Distorted Body Image

Distorted Body ImageDistorted Body Image, or body image in general, is the way a person feels about his or her own body in terms of physical beauty and sexual attractiveness.

The term was coined by Austrian neurologist and psychoanalyst Paul Schilder but no consensus definition of what body image is actually exists. Regardless, the idea of a body image is widely known across multiple genres, such as in the media, psychology, and in medical practice.

Distorted Body Image Doesn’t Match Reality

A distorted body image is one in which the image a person has in their mind is incongruent with reality. Usually, in the context of eating disorders, a distorted body image might manifest as a person thinking they are overweight or fat when in reality they are underweight and thin.

Societal influences including the media’s portrayal of “ideal” bodies can affect the health of a person’s body image. The bodies of women in fashion, movies, and on television are often waif-thin while those of men are portrayed as being very muscular and lean. Repeated exposure to such images reinforces the idea of what is considered by society at large as beautiful or sexy.

When a person is dissatisfied with their body image they may try to change it. The distress caused by the difference between what they consider to be an ideal body and their current body can lead to mental disorders such as depression or eating disorders.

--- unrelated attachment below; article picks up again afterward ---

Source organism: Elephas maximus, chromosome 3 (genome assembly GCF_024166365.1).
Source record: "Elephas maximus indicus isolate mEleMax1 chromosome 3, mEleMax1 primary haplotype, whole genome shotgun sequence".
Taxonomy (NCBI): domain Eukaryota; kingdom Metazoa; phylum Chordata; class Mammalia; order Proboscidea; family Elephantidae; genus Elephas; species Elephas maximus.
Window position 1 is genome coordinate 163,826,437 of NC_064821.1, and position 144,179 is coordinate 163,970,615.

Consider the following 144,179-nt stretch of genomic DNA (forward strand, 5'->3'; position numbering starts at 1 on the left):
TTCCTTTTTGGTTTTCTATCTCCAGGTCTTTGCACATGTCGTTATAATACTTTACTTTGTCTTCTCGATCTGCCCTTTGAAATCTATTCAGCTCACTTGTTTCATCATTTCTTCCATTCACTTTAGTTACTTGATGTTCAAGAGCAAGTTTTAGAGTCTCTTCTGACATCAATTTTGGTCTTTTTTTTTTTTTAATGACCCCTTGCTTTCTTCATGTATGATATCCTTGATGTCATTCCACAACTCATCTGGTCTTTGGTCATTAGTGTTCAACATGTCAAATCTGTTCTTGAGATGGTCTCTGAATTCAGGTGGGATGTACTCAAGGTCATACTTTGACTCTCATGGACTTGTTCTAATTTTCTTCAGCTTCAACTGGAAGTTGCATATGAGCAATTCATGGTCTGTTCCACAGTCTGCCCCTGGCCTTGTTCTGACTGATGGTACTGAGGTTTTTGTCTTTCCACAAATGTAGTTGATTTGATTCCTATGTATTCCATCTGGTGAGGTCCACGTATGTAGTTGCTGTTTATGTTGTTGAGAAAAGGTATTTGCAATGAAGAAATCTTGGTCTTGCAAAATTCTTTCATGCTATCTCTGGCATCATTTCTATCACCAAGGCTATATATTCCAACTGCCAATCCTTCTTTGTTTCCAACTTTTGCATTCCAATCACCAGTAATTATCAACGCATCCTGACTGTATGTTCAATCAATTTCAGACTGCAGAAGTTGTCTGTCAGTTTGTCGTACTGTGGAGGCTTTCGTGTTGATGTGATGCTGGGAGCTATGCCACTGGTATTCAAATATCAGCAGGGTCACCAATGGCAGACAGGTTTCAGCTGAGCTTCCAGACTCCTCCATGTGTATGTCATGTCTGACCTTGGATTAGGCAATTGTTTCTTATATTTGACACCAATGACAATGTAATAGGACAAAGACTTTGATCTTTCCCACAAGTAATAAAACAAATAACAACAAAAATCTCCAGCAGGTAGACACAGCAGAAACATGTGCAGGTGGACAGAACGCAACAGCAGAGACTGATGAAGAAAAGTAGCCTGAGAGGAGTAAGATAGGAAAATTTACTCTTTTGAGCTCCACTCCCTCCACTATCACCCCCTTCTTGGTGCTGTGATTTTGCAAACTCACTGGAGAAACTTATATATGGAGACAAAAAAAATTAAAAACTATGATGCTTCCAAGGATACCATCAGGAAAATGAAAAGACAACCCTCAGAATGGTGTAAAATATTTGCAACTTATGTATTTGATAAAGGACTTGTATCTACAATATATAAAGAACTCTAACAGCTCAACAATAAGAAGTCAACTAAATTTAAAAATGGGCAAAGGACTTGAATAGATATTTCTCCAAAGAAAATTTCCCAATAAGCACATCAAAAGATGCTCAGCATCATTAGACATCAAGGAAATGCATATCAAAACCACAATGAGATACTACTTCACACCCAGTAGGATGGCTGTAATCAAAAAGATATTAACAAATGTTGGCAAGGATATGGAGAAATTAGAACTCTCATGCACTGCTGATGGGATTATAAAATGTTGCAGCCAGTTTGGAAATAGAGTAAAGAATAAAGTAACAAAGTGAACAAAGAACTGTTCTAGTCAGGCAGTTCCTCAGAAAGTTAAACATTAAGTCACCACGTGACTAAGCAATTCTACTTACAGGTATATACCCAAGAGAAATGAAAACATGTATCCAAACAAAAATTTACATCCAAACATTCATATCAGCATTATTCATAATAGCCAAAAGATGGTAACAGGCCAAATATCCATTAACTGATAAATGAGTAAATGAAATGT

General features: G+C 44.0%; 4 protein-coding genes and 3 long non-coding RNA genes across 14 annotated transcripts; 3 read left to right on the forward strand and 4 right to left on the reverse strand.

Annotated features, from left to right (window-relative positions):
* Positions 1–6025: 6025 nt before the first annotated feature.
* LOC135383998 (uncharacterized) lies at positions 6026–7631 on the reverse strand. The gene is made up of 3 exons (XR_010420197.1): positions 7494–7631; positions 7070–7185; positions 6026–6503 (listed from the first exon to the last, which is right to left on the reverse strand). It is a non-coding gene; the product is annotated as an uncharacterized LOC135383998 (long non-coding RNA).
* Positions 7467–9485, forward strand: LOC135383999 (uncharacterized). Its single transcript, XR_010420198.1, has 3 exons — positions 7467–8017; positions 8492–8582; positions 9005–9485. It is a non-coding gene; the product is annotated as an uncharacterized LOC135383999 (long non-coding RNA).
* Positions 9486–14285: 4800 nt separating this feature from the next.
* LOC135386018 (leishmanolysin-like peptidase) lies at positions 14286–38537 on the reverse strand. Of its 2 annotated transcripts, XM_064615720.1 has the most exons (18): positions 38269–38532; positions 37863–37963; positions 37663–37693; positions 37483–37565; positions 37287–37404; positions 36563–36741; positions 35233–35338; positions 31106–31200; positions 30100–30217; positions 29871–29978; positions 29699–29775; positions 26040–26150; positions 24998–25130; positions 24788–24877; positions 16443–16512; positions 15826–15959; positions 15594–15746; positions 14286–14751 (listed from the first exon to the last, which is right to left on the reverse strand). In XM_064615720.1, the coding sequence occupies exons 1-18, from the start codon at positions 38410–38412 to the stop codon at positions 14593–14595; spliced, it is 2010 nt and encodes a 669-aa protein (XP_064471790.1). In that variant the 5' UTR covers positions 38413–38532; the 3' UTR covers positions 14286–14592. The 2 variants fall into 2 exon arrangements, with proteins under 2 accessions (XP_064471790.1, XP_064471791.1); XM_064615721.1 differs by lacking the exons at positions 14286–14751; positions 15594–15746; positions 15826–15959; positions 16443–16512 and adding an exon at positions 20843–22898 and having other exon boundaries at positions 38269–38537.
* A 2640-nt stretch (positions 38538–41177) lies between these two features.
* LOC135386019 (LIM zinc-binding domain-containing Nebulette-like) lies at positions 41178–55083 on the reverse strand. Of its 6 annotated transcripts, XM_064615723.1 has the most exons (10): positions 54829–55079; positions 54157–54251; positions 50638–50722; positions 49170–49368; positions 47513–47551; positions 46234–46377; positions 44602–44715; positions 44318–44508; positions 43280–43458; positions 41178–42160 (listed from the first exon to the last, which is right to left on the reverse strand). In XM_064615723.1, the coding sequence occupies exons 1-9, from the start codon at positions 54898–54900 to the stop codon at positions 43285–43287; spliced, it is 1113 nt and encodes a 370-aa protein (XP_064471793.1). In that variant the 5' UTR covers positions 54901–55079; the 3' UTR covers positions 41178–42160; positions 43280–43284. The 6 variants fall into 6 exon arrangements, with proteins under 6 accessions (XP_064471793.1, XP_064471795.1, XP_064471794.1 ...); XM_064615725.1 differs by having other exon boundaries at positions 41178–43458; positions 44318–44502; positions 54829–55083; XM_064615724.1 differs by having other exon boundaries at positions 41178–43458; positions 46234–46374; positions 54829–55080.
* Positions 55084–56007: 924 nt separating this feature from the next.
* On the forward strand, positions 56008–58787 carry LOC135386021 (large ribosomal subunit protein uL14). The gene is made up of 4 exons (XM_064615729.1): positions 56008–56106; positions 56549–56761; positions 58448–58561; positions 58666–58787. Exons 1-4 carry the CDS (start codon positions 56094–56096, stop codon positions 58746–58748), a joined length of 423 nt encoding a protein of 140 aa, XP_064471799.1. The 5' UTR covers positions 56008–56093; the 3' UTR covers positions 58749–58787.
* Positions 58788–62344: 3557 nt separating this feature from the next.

When Negative Becomes a Distorted Body Image

A negative body image may quickly become a distorted body image as a person takes extreme measures such as excessive dieting or over exercising, or even surgical interventions to alter it, but then continues to experience dissatisfaction with their body even after it changes. At this point their distorted mental image of themselves overrides their ability to see the objective reality of how their body appears.

Evaluating Distorted Body Image

Many people with eating disorders have a distorted body image. When asked how large they think they are, Anorexics or Bulimics will often grossly overestimate their size and weight. When asked to draw a picture of how fat their body is on a piece of butcher paper, they will draw a body much thicker than the reality. Therapists will often then trace the patient’s actual body onto the same paper so that the patient can observe the difference between the picture of their body in their head and the one that physically exists. Similar exercises can be conducted with a piece of string around the waist. With their distorted body image, people with eating disorders will overestimate how big their waist is. A therapist can then wrap the rope around the person’s waist so they can see the difference between what they think is true about their body and what is actually true.

A distorted body image can occur in the reverse as well. Often, overweight or obese people underestimate how large they are. They have a distorted body image that convinces them they are smaller than they actually are.

Regardless of whether a distorted body image causes a person to believe they are larger or smaller than they actually are, it is an unhealthy prospect. A distorted body image overrides objective reality and reinforces denial about the condition of a person’s health, whether overweight or underweight. Addressing a distorted body image is an important part of treatment for eating disorders. As a person recovers from an eating disorder their body image should come into alignment with objective reality, and the distress caused by the negative body image should dissipate.

Photo by Gaius Cornelius

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